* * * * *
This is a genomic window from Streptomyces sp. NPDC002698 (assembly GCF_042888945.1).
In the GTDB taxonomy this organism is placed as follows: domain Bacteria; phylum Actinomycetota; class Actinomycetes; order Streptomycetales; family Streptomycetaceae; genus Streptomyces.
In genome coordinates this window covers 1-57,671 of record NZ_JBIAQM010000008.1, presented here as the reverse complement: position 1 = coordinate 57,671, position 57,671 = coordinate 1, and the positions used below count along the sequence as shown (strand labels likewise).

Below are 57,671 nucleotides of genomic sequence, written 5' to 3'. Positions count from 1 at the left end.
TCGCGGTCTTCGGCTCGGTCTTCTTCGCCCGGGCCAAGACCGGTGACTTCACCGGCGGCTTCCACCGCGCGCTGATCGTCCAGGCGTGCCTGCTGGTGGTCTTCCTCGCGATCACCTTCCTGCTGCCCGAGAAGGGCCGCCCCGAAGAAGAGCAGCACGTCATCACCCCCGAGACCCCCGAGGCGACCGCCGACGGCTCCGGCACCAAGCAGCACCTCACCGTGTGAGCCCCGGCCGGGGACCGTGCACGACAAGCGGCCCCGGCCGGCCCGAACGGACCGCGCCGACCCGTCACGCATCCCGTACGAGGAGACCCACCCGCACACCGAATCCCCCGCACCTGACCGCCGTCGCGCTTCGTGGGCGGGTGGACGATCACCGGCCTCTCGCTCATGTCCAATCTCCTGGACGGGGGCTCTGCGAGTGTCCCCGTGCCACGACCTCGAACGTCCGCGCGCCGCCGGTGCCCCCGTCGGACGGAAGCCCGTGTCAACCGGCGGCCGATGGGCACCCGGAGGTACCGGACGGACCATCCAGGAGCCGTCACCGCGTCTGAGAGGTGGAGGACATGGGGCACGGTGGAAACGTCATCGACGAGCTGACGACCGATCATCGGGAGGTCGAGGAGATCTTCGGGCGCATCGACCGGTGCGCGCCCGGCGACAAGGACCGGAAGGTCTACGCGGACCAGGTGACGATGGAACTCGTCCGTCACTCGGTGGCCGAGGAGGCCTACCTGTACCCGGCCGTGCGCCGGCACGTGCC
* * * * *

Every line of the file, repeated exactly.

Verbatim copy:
This is a genomic window from Streptomyces sp. NPDC002698 (assembly GCF_042888945.1).
In the GTDB taxonomy this organism is placed as follows: domain Bacteria; phylum Actinomycetota; class Actinomycetes; order Streptomycetales; family Streptomycetaceae; genus Streptomyces.
In genome coordinates this window covers 1-57,671 of record NZ_JBIAQM010000008.1, presented here as the reverse complement: position 1 = coordinate 57,671, position 57,671 = coordinate 1, and the positions used below count along the sequence as shown (strand labels likewise).

Below are 57,671 nucleotides of genomic sequence, written 5' to 3'. Positions count from 1 at the left end.
TCGCGGTCTTCGGCTCGGTCTTCTTCGCCCGGGCCAAGACCGGTGACTTCACCGGCGGCTTCCACCGCGCGCTGATCGTCCAGGCGTGCCTGCTGGTGGTCTTCCTCGCGATCACCTTCCTGCTGCCCGAGAAGGGCCGCCCCGAAGAAGAGCAGCACGTCATCACCCCCGAGACCCCCGAGGCGACCGCCGACGGCTCCGGCACCAAGCAGCACCTCACCGTGTGAGCCCCGGCCGGGGACCGTGCACGACAAGCGGCCCCGGCCGGCCCGAACGGACCGCGCCGACCCGTCACGCATCCCGTACGAGGAGACCCACCCGCACACCGAATCCCCCGCACCTGACCGCCGTCGCGCTTCGTGGGCGGGTGGACGATCACCGGCCTCTCGCTCATGTCCAATCTCCTGGACGGGGGCTCTGCGAGTGTCCCCGTGCCACGACCTCGAACGTCCGCGCGCCGCCGGTGCCCCCGTCGGACGGAAGCCCGTGTCAACCGGCGGCCGATGGGCACCCGGAGGTACCGGACGGACCATCCAGGAGCCGTCACCGCGTCTGAGAGGTGGAGGACATGGGGCACGGTGGAAACGTCATCGACGAGCTGACGACCGATCATCGGGAGGTCGAGGAGATCTTCGGGCGCATCGACCGGTGCGCGCCCGGCGACAAGGACCGGAAGGTCTACGCGGACCAGGTGACGATGGAACTCGTCCGTCACTCGGTGGCCGAGGAGGCCTACCTGTACCCGGCCGTGCGCCGGCACGTGCC